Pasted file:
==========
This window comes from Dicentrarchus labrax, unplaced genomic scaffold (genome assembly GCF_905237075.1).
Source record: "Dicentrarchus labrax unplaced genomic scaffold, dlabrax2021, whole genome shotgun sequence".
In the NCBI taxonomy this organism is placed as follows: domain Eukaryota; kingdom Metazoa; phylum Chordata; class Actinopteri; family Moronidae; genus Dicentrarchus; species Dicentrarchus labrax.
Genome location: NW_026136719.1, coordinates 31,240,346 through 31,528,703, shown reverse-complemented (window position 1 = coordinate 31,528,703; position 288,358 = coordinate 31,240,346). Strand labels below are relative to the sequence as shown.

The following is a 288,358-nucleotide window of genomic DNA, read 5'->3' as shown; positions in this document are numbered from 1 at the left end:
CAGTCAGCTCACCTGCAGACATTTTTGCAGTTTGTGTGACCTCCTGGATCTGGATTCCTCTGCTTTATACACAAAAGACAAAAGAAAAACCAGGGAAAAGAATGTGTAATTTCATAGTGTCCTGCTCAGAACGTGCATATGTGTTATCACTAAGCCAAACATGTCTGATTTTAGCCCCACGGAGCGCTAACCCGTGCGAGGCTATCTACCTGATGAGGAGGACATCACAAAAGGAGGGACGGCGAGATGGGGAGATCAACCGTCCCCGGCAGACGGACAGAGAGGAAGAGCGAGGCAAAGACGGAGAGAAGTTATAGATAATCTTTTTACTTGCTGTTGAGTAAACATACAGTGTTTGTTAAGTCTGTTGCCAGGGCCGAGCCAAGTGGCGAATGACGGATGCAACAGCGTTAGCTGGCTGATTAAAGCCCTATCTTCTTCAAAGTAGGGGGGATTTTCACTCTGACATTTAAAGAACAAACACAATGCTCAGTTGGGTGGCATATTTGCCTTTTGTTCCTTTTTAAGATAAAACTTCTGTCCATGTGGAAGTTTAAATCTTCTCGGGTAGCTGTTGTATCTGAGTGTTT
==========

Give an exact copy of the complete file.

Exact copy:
This window comes from Dicentrarchus labrax, unplaced genomic scaffold (genome assembly GCF_905237075.1).
Source record: "Dicentrarchus labrax unplaced genomic scaffold, dlabrax2021, whole genome shotgun sequence".
In the NCBI taxonomy this organism is placed as follows: domain Eukaryota; kingdom Metazoa; phylum Chordata; class Actinopteri; family Moronidae; genus Dicentrarchus; species Dicentrarchus labrax.
Genome location: NW_026136719.1, coordinates 31,240,346 through 31,528,703, shown reverse-complemented (window position 1 = coordinate 31,528,703; position 288,358 = coordinate 31,240,346). Strand labels below are relative to the sequence as shown.

The following is a 288,358-nucleotide window of genomic DNA, read 5'->3' as shown; positions in this document are numbered from 1 at the left end:
CAGTCAGCTCACCTGCAGACATTTTTGCAGTTTGTGTGACCTCCTGGATCTGGATTCCTCTGCTTTATACACAAAAGACAAAAGAAAAACCAGGGAAAAGAATGTGTAATTTCATAGTGTCCTGCTCAGAACGTGCATATGTGTTATCACTAAGCCAAACATGTCTGATTTTAGCCCCACGGAGCGCTAACCCGTGCGAGGCTATCTACCTGATGAGGAGGACATCACAAAAGGAGGGACGGCGAGATGGGGAGATCAACCGTCCCCGGCAGACGGACAGAGAGGAAGAGCGAGGCAAAGACGGAGAGAAGTTATAGATAATCTTTTTACTTGCTGTTGAGTAAACATACAGTGTTTGTTAAGTCTGTTGCCAGGGCCGAGCCAAGTGGCGAATGACGGATGCAACAGCGTTAGCTGGCTGATTAAAGCCCTATCTTCTTCAAAGTAGGGGGGATTTTCACTCTGACATTTAAAGAACAAACACAATGCTCAGTTGGGTGGCATATTTGCCTTTTGTTCCTTTTTAAGATAAAACTTCTGTCCATGTGGAAGTTTAAATCTTCTCGGGTAGCTGTTGTATCTGAGTGTTT